What do you do when you have less than $300 to spend on a new laptop, one that you’ll use mostly for Web browsing and light applications? You buy a Chromebook. At least, that’s what more and more consumers — especially students — are doing.
Chromebooks are laptops that run on Google’s Web-browsing software and have minimal capacity for running traditional desktop apps. Hardware makers like Samsung, Acer, HP and Lenovo all have their own versions of a Chromebook. When you consider the long history of the PC, Chromebooks haven’t been around for very long, yet they already claim a small slice of the PC market.
Now Toshiba has a Chromebook. It costs $275. Its biggest differentiator is that it offers the first low-cost, 13.3-inch display in a Chromebook. Google’s own Pixel Chromebook has a 13-inch display, but costs more than $1,000. Most others have 11-inch displays.
I like a good 13-inch laptop. That’s what I normally use. A 13-inch display means not only more screen real estate, but also a more spacious keyboard. Cramped fingers do not a happy reporter make. Also, the Toshiba showed surprisingly good battery life in my tests. Those are its two standout features.
The Toshiba is — how can I put this — okay. It gets the job done. It’s not going to blow your socks off and make you shout, “Chromebook, where have you been all my life!” If Chromebooks were pizza, this one is a slice from a mediocre chain, not a deluxe pie from a top-notch joint.
And for $300, you can get a Chromebook — the Acer C720P — with a touchscreen display and 32 gigabytes of flash storage, instead of the common 16GB. So it’s possible to get a slightly more premium-feeling laptop for just a little bit more.
Before I get into the specifics of the Toshiba device, it might help to explain a little bit about how Chromebooks work. (If you’re already familiar with Chromebooks, you can skip to the next part.)
Chromebooks are all Google, all the time. They run on Google’s Chrome operating system. Some first-time users will feel like someone grabbed their Mac or Windows laptop, slapped some Android-like apps on the desktop, and told them they couldn’t use iTunes or PowerPoint anymore. But if you find that most of the functions you perform on your laptop are Web-based anyway — browsing, searching, or using cloud-apps for storing files — then this won’t feel much different.
On the lower left-hand side of the Chromebook desktop you’ll see an icon for Google’s menu of two-dozen apps, including Chrome, Play, Maps, Drive, Gmail, YouTube and more. If you click on the lower right-hand side of the desktop, you can open the Settings menu and adjust the laptop’s wallpaper, trackpad speed, default search engine and privacy settings for all of your Chrome activity. It’s pretty easy to find your way around a Chromebook right out of the box.
Even though you can’t install something like Microsoft Office on a Chromebook, you can still open, edit and save Word documents and other files. You can also view photos and Adobe PDFs. But the files will open, by default, in some type of Google app.
For example, when I attached an external hard drive and opened up a saved Word doc on the Chromebook, it defaulted to a Google app called QuickOffice, which allowed me to edit and save some changes. (Unfortunately, this app also crashed on me a couple times, obliterating other changes, which was frustrating).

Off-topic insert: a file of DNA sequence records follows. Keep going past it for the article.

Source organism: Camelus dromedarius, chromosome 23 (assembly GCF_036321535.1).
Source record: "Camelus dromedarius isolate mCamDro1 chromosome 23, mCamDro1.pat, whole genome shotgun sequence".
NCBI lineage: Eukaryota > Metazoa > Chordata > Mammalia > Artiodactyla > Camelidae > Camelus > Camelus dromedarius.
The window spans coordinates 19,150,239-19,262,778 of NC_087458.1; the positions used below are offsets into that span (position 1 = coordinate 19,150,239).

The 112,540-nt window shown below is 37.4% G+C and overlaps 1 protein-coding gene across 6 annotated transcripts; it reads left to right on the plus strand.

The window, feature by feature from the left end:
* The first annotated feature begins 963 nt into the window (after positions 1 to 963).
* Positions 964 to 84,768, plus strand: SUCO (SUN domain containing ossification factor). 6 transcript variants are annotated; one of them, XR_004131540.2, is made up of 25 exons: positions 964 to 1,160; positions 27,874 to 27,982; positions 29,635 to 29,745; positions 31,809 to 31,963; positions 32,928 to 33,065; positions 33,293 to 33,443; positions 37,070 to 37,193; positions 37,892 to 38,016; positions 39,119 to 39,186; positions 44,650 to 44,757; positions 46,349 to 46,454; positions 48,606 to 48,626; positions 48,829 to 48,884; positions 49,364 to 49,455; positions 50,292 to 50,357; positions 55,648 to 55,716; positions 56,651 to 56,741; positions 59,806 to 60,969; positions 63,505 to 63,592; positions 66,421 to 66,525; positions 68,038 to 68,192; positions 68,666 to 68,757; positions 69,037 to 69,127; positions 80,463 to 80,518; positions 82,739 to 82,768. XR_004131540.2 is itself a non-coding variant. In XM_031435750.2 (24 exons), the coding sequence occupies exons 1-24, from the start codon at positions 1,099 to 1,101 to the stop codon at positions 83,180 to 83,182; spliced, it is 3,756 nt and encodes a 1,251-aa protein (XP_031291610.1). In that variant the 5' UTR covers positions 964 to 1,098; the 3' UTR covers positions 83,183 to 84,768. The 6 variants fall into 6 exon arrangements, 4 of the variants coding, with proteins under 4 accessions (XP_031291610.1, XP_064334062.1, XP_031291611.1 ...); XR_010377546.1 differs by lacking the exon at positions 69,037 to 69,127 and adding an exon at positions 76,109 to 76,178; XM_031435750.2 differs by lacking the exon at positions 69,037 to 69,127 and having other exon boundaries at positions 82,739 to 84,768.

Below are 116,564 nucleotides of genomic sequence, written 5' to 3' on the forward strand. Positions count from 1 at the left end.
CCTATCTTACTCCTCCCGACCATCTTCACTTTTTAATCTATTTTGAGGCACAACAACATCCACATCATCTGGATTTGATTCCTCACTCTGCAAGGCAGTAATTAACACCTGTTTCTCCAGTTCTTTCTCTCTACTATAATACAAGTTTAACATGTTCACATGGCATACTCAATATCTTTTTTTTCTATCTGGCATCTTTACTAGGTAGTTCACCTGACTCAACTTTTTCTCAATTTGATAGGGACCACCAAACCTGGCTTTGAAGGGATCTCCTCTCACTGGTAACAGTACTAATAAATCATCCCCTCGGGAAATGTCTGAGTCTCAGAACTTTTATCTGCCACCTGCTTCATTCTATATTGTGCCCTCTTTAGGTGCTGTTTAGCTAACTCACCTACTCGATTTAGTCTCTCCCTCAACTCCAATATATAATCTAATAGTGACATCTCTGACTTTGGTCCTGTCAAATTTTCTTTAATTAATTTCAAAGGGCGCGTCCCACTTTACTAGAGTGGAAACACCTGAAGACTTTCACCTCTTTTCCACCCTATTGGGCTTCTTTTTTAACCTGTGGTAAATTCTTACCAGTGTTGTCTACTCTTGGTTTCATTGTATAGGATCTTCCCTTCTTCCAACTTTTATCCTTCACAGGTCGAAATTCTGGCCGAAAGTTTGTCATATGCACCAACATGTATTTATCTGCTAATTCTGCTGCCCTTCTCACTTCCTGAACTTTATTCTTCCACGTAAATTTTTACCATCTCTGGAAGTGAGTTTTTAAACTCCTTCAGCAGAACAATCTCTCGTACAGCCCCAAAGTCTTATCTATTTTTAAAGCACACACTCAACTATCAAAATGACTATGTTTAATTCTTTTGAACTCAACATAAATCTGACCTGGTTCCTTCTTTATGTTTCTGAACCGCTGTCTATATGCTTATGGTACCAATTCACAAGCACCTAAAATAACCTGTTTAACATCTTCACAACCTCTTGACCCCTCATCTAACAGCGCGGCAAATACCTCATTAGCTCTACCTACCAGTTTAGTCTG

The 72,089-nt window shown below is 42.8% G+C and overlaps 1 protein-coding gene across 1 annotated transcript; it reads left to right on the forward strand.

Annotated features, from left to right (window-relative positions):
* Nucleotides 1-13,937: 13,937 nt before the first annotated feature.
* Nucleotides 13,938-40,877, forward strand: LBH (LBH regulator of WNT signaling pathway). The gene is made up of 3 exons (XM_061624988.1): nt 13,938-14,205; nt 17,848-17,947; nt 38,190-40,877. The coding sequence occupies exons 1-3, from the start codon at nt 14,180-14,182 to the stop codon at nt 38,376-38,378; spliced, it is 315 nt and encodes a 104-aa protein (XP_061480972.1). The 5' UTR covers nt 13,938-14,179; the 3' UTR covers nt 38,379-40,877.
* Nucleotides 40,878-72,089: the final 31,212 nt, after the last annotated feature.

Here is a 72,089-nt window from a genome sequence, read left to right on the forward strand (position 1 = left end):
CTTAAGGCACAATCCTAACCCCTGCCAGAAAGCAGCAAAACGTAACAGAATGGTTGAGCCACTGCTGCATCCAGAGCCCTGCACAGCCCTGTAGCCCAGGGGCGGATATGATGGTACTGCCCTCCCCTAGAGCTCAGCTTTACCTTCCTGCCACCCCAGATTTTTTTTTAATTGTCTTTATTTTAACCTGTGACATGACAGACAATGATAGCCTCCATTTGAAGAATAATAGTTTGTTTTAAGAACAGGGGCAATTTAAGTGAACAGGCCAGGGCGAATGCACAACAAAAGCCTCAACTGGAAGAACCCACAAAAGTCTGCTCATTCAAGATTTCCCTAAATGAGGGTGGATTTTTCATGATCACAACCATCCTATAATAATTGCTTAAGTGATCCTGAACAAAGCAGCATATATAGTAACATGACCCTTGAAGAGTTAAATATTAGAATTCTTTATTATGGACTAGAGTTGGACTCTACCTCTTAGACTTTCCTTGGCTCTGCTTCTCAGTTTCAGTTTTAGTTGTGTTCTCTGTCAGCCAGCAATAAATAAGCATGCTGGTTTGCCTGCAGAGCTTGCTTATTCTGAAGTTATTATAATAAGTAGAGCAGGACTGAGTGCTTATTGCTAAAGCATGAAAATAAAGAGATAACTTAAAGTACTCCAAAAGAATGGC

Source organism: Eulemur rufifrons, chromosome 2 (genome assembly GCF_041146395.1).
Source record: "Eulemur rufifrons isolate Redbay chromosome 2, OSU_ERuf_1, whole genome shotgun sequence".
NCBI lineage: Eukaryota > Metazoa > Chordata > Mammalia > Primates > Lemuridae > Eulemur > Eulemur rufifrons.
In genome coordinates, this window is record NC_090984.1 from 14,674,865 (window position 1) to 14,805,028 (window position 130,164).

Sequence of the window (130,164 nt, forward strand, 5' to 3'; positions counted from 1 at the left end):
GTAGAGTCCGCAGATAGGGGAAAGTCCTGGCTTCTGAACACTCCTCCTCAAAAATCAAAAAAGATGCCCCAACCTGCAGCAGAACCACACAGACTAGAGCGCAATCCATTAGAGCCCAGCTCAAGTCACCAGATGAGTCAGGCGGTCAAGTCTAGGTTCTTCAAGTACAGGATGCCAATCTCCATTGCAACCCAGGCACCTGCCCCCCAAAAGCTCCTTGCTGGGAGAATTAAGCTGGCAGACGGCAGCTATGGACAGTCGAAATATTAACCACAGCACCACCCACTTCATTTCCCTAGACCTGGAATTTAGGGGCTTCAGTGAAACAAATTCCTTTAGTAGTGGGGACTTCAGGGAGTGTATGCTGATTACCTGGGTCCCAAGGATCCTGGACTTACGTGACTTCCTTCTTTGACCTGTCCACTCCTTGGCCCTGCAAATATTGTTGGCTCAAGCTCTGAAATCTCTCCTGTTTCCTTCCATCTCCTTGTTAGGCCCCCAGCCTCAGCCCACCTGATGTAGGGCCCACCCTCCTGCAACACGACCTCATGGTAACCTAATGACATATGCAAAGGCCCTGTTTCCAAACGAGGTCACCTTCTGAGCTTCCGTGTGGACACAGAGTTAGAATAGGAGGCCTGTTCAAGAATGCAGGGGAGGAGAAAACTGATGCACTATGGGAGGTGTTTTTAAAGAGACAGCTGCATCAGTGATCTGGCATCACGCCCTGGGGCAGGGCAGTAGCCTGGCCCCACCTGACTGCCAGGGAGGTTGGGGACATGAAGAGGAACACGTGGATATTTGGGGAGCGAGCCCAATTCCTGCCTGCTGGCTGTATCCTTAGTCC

And you can still perform some functions when the computer is offline, provided that the app you’re using has an offline mode.
Now, on to the hardware: The Toshiba Chromebook has a silver plastic body. It weighs 3.3 pounds and is 0.8-inches thick. The textured plastic casing is probably supposed to make it feel more substantial, or at least a little bit “industrial,” but it’s hard to ignore the cheapness of it. The smooth plastic around the screen and keyboard looks sleeker.
This Chromebook display has a 1,366 by 768-pixel native resolution, which in normal speak means that it’s not nearly as brilliant as the screens on some high-end laptops, but it’s not bad. Colors looked good, but it did feel shadowy as I moved it around and adjusted viewing angles.
It has a 1.4-gigahertz Intel processor, 2GB of RAM and a 16GB solid-state drive. It booted up quickly, and never felt slow or sluggish while I was browsing the Web or streaming video. On the right side of the laptop, there’s a headphone jack, two USB 3.0 ports and an HDMI port. On the left side, there is a charging port and a slot for an SD card.
The Toshiba Chromebook’s keyboard is comfortable and roomy. It looks strikingly similar to the keyboard on a MacBook. It has a large, generally-responsive touchpad.
The laptop’s speakers had surprising oomph. I mostly listened to quiet music while doing work, but sound was clear and undistorted even when I popped up the volume for streaming videos, or maxed it out for tests.
Finally, the battery test: Our harsh tests on laptops and tablets usually involve turning off all power savers, popping the display up to full brightness, running an email app and playing locally-stored iTunes files on a continuous loop. Since you can’t install iTunes on a Chromebook, and there are no power-saving settings, I tweaked this test a bit. Instead, I streamed music nonstop through Google Play. I also installed a Chrome browser extension called Keep Awake that kept the laptop from going into sleep mode.
In my test, the Chromebook lasted a solid five hours and 56 minutes. This is less than Toshiba’s claim of nine hours, but it beats out Samsung’s Chromebook, which my colleague Katie Boehret reviewed last year.
The Toshiba Chromebook isn’t the most inspiring example of its class on the market, but for $275, it’s a decent, low-cost option.
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